There is a lot I don’t know about China and the Chinese, but I know enough to recognize when someone is taking a sly dump on China’s government.
That’s what Peter Brunette does in a film review of Mao’s Last Dancer in The Hollywood Reporter.
However, my review of the film paints a different picture.
When Brunette writes “what the aspiring, ‘Rocky’-like, against-all-odds dancer is escaping is not working-class ignorance and poverty, but hard line Chinese communist officials,” he is wrong.
The Communists who ruled China in 1979 inherited that world, and we see what they have done with it in the last thirty years in China’s Capitalist Revolution.
In fact, life was that way when the Qing Dynasty ruled China (1644-1911), and after the Dynasty collapsed, the situation in China became worse—chaos, anarchy, famine, starvation, warlords fighting each other, then a rebellion between the Nationalists and Communists, interrupted by the Japanese invasion of China during World War II followed by Mao’s Great Leap Forward and The Cultural Revolution, which ended abruptly when Mao died.
China’s descent into “Madness” didn’t start with the Communists. It stared in 1835 when the British Empire, and France (among others) launched the Opium Wars to force China to accept opium as a legal import.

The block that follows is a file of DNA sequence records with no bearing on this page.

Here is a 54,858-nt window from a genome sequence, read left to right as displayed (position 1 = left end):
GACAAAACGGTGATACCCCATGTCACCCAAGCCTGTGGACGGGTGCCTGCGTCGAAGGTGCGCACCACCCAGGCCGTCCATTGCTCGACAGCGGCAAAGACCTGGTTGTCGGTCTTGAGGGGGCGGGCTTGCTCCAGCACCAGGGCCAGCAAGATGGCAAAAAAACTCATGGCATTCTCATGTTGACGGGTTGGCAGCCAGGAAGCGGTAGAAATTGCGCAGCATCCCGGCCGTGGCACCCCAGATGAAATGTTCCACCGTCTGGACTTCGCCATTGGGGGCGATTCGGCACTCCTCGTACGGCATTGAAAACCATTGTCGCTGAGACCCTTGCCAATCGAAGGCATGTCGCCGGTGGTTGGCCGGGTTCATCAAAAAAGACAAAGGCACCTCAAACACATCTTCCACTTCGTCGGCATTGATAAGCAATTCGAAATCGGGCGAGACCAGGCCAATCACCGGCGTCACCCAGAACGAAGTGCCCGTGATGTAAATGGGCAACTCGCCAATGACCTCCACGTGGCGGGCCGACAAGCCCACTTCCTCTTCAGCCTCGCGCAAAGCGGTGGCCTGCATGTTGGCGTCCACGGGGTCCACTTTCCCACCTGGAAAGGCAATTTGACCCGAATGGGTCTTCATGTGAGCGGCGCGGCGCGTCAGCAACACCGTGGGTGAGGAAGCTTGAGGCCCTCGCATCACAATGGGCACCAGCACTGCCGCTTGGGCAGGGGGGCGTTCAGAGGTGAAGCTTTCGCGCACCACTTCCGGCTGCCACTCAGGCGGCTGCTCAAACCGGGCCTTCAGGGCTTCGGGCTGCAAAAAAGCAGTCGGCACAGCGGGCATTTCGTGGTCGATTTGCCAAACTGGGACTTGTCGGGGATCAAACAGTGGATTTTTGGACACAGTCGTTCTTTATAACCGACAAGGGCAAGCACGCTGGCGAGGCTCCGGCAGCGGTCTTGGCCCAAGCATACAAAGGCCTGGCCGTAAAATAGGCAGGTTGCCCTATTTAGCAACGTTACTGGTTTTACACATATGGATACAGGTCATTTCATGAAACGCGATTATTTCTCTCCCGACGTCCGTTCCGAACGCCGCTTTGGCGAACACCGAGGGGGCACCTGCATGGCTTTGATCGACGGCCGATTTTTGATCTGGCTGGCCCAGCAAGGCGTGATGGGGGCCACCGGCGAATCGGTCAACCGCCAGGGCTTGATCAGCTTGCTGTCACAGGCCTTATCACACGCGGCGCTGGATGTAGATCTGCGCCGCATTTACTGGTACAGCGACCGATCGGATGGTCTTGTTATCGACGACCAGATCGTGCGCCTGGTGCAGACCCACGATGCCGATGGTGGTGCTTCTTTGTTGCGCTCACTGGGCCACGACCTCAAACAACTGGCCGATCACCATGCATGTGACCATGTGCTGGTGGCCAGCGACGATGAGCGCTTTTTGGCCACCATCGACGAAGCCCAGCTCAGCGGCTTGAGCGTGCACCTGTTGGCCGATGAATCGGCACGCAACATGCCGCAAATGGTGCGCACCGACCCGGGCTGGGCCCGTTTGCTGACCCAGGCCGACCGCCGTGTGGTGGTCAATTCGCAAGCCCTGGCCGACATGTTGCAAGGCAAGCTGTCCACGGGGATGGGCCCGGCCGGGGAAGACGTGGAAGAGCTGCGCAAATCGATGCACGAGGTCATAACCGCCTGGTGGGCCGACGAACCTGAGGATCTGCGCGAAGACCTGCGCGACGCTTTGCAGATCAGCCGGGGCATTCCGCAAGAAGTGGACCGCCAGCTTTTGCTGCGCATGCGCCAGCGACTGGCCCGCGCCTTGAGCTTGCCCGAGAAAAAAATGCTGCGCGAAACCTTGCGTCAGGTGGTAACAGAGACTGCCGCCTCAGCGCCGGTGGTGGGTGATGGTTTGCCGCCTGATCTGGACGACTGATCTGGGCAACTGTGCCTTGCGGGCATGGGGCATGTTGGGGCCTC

With all that happening, when did China have time to become as glitzy and soft as the US? Even the US didn’t change that fast or against those odds.
The transformation of China that we see today had not started by 1979 when the eighteen year old dancer was one of the first students from the Beijing Dance Academy to come to the United States or in 1981 when Li Cunxin decided to stay in America and embarrass his family, friends and country.
Instead, he married an American woman he was having an affair with and claimed he wanted to stay with his wife. Soon after the event, they were divorced.
The fact that the Chinese embassy let him go shows that China was struggling to change the way things had been under Mao. Under Mao, there would have been no trip to the U.S. for the dancer.
Brunette was right about one thing when he says the director knew exactly what he was doing every moment, which was playing to a Western audience that sees China through a red-colored lens that blurs the picture.
Mao’s Last Dancer is a good movie. I recommend seeing it, but take off the rose-colored glasses first.
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